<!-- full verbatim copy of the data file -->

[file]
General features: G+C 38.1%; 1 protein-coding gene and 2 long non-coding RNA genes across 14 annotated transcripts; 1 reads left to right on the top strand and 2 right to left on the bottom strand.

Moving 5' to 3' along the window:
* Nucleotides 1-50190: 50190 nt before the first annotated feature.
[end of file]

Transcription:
General features: G+C 38.1%; 1 protein-coding gene and 2 long non-coding RNA genes across 14 annotated transcripts; 1 reads left to right on the top strand and 2 right to left on the bottom strand.

Moving 5' to 3' along the window:
* Nucleotides 1-50190: 50190 nt before the first annotated feature.